When The Tyee’s Katie Hyslop, who will be recognized on Feb. 28 by the child advocacy coalition First Call for her sensitive and insightful coverage of society’s most vulnerable members, first came to British Columbia a decade ago, she discovered a fact that still disturbs her.
An upbringing in Newfoundland and Labrador had left the newly enrolled graduate student in UBC’s journalism program steeped in her home province’s deeply felt narrative of being mistreated by the rest of Canada.
“Part of growing up in Newfoundland is that I believed we were the people in Canada who’d gotten the bum’s rush,” Hyslop recalls. “So when I moved to B.C. a couple of things struck me, one being that the child poverty rate in B.C. was so much higher than it was in Newfoundland, and then finding out part of the reason for that is because it’s mostly Indigenous people [in poverty].
“That’s what struck me: these are people who, no offence to Newfoundlanders, have gotten a much worse deal in Canada, and were actively lied to, and lied about, and cheated through colonization. Basically, I was shocked that there were people who are treated worse than Newfoundlanders. And I thought people should know about that.”
She says it with a wry laugh, but Hyslop has spent much of her time since then doing just that. Since joining The Tyee as a part-time education reporter shortly after graduating from UBC, she has amassed a peerless record of reporting, ranging from intimate accounts of the experience of youth left homeless after “aging out” of foster care, to meticulously researched multi-part series on difficult but urgent problems, like the invisible crisis in Indigenous child welfare captured in the abysmal fact that more than half the children under the age of 15 in Canada’s foster homes are Indigenous, a group that constitutes only eight per cent of all kids of that age.
(Disclosure: it was my pleasure to edit some of those stories until 2017.)
It’s that body of work that has now earned Hyslop the First Call child advocacy coalition’s “Champion of Child and Youth Rights Award” for 2019. The coalition’s more than 100 member groups promote child well-being and successful transitions from youth to adulthood “through public education, community mobilization and public policy advocacy,” according to its website.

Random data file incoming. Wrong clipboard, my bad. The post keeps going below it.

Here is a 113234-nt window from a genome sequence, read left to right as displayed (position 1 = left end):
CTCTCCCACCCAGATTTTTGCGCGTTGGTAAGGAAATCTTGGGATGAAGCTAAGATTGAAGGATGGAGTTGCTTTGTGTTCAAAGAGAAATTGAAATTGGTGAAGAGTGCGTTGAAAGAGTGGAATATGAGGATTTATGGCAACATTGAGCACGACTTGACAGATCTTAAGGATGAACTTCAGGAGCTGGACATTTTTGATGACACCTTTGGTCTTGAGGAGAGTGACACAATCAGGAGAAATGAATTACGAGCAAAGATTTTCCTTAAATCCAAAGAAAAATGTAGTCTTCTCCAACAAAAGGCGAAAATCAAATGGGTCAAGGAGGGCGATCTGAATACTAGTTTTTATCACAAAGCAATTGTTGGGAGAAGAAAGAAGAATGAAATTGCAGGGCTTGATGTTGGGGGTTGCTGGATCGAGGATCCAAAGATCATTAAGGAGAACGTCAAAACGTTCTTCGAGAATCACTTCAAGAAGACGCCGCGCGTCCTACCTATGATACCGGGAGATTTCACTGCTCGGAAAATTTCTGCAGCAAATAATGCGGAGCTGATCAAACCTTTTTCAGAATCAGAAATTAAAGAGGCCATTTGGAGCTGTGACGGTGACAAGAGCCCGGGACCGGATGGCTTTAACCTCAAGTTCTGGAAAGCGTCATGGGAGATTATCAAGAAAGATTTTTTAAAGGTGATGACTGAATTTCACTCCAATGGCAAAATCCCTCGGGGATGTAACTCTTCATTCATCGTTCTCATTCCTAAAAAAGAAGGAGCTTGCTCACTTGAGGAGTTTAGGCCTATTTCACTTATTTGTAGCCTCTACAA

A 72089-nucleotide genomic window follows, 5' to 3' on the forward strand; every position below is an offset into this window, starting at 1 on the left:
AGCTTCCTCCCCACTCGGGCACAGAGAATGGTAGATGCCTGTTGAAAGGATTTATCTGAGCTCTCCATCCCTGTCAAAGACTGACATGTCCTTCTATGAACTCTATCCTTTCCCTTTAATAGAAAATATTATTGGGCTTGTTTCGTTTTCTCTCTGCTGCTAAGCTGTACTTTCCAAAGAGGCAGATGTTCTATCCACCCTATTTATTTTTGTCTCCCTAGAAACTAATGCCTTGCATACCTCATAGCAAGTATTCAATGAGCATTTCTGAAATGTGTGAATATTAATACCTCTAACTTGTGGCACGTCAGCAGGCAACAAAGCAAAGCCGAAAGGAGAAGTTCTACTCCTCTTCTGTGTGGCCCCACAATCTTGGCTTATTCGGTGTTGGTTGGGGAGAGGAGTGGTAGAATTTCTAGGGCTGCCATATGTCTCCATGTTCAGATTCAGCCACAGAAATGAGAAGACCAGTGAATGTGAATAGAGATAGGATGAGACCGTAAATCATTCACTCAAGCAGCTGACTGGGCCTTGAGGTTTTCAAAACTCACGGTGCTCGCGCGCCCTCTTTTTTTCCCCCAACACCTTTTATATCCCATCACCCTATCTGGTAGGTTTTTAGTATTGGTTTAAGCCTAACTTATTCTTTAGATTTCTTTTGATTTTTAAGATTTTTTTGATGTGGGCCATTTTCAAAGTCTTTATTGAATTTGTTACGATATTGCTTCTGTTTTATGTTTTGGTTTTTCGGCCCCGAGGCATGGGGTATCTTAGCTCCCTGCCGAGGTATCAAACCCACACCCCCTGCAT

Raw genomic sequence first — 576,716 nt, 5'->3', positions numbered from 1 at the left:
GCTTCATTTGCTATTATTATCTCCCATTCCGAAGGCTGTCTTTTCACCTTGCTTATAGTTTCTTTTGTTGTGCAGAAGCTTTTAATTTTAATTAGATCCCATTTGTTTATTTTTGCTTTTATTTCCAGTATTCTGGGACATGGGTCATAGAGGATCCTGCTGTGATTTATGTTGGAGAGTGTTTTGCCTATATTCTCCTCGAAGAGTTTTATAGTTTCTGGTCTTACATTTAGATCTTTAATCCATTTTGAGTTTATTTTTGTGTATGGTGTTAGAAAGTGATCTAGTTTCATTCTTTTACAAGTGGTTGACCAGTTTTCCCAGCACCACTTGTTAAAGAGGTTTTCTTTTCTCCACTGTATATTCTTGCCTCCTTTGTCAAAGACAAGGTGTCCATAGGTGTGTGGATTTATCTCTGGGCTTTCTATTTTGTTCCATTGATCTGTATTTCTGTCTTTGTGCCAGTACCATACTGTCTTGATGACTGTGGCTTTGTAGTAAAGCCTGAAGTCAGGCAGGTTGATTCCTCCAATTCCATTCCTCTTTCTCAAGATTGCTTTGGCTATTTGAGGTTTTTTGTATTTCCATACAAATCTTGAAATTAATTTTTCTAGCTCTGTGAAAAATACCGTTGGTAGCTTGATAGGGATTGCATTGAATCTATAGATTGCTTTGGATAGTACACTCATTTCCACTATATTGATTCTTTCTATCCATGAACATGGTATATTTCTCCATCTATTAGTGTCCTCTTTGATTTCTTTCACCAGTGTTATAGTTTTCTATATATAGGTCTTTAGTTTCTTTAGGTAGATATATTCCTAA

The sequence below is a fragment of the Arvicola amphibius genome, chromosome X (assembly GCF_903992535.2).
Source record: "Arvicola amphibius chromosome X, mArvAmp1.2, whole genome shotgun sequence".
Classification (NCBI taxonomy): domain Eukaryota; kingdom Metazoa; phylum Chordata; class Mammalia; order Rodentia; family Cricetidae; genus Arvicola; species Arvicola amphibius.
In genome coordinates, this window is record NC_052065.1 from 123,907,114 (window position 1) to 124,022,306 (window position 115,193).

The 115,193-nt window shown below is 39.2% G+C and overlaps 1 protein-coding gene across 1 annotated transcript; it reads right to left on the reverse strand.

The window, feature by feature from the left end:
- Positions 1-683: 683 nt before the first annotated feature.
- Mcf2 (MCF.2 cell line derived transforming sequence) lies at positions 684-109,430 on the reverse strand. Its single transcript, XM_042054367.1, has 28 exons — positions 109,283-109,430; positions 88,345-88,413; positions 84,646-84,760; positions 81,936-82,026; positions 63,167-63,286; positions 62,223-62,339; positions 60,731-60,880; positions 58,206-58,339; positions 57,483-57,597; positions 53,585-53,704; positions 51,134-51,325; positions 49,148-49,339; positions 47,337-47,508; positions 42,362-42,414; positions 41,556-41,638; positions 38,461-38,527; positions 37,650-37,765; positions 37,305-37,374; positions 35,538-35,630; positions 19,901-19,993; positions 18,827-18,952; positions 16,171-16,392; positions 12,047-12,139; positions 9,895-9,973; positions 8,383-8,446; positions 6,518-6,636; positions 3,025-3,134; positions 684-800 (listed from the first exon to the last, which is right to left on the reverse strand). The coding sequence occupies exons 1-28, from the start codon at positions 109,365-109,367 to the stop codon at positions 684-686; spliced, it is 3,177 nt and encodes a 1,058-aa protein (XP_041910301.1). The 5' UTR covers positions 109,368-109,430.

First Call’s British Columbia co-ordinator, Adrienne Montani, credits the distinction to the “depth, breadth and longevity” of Hyslop’s coverage of education, foster care, Indigenous issues, housing, and strategies to end poverty.
“Katie does her homework, I trust her numbers,” Montani says, one reason Hyslop’s stories so often find their way into her organization’s own files and communications material. Her reports “bring faces and stories to policy issues,” Montani says. “She illustrates it really well.”
While growing up in Newfoundland and Labrador may not have prepared her for the realities of poverty and systemic racism in British Columbia, Hyslop says it did motivate her interest in social justice journalism.
“I do subscribe to the belief that journalism is there to afflict the comfortable and comfort the afflicted,” she says. And “part of it is definitely growing up in Newfoundland, and hearing either from the news or from my family about how hard-done-by Newfoundland is. And to a large degree that’s true. It gave me an understanding of the injustices in the world and how often they’re created by things that are done behind closed doors.”
Her chosen beat is strewn with injustices, and with innocent young victims on whom society has too often closed its doors. The work of bringing their stories to light “can really, really, be a downer,” Hyslop concedes. Acutely aware from her reporting of Canada’s Indigenous child welfare crisis, she says for example, “I find I’ve lost patience with people who say, ‘I didn’t know that was a thing.’” Her Tyee biography confides that she finds a dark release in a growing collection of horror comics.
But she has also met heroes. “Such persistent people, who are fighting for justice, or a changed child welfare system, a changed education system. These are people who’ve experienced systemic racism their whole lives, who might have been abused in care, or lost their children, and yet they keep pushing, they keep organizing, they keep speaking out. I find those people really inspiring.”
“And sometimes putting their story out there helps them,” she says.
“For example, Patricia Dawn." The Duncan single mother started an informal network of women to support parents in the Cowichan Valley who are dealing with the Ministry of Children and Family Development, particularly in child removal cases.
“I honestly don’t know how she finds the energy or the strength to keep going,” Hyslop marvels. “But once that story came out, it seems she’s getting more support and it really seems to be gelling. And it’s not just because of my story. There are other people in the community who are fighting for it as well; there were things in the works already. But I think the story has really helped propel that along.
“So, I find inspiration from people like that, and if I can help elevate their story in any way I also feel a bit better about doing what I do.”
Afflicting the comfortable. Comforting the afflicted. It’s the work of good journalism.